She won't talk to anyone about it. She won't accept advice. As far as I can see all she wants is not to be a mother, or responsible for anyone, anymore.

Does anyone have any advice at all on how we help her through this and how we make sure the children are safe? One of the problems is that we genuinely don't know how much of her behaviour is the depression and how much is just her normal personality. Everyone is struggling to know how best to go forward.

Any advice would be appreciated.

runningonmt Mon 13-Jun-11 15:50:29

I think I would do the following .........

Tell her how you feel, tell her what you are worried about, tell her you are worried about both her and her children. Tell her that you want to help her. Tell her that you love her and can see that she is suffering. Ask her what she would like you to do to support her through this but also tell her that you are not prepared to do NOTHING because you are concerned about her and her childrens welfare. Tell her that if the shoe was on the other foot that you really hope she would do the same for you.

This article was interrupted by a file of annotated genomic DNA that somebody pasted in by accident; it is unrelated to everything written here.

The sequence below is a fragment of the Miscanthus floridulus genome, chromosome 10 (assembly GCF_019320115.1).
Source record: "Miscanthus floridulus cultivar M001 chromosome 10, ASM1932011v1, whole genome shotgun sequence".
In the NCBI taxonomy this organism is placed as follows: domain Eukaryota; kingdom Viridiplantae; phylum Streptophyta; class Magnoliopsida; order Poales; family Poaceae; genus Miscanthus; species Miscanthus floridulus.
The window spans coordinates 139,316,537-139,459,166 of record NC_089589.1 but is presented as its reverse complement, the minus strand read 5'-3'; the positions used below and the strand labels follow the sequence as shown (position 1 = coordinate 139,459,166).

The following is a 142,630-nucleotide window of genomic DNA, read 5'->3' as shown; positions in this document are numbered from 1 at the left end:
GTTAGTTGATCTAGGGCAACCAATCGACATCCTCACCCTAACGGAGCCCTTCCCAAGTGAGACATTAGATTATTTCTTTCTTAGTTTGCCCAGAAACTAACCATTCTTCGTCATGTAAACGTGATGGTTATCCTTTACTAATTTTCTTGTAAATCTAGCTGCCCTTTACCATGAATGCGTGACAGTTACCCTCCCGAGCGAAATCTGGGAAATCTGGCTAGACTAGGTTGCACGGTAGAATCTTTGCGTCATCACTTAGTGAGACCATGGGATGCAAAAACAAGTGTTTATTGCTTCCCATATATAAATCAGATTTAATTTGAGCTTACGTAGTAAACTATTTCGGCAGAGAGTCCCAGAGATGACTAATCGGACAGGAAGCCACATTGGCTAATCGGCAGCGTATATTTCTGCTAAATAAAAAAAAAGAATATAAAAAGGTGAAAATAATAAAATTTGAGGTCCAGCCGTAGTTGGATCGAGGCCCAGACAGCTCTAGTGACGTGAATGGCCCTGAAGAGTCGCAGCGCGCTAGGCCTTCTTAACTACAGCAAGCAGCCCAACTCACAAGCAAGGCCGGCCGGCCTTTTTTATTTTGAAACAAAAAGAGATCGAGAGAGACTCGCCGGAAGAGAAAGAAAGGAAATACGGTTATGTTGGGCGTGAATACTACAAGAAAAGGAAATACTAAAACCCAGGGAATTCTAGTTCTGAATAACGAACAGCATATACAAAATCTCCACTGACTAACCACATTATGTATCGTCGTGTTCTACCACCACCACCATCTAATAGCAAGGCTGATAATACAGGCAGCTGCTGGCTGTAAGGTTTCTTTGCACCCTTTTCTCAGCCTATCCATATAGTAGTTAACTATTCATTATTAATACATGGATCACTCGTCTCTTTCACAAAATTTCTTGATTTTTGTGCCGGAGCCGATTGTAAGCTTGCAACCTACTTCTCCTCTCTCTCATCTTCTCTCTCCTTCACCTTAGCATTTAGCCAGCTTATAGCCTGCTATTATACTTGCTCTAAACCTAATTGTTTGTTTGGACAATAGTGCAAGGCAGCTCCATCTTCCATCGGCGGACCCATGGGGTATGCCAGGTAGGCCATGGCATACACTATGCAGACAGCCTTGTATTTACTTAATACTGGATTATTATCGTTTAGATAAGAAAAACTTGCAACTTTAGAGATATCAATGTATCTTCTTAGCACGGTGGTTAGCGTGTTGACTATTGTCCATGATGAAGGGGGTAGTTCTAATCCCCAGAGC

Tell her that you feel that her condition is seriously effecting her judgement and that is not a critisism just an observation and that you are there for her.

Tell her that if things continue the way they have been then she will loose the chance to make ANY decisions regarding her children. If her children are taken into care (which may be a possibility) she will may have a real fight on her hands to get them back. Tell her that asking for help if she is out of her depth is not a weakness but a strenght but most of all BE HONEST WITH HER. You are not helping her by tiptoeing around her (no one is) - it sounds to me that she is crying out for help but she doesnt know what help she needs.

Tell her that if she does nothing to safeguard the children then you will (and mean it) but you would rather do it with her agreement then against her. She needs to feel that people are on her side and are willing to take responsibility as she is not able to at the moment. You would never forgive yourself if anything happened to the children and in the long run,neither would she. She may hate you in the short term but it is better to be hated than to let any serious harm come to the children. Even better - have this converation with her in front of her partner or one or two other family members.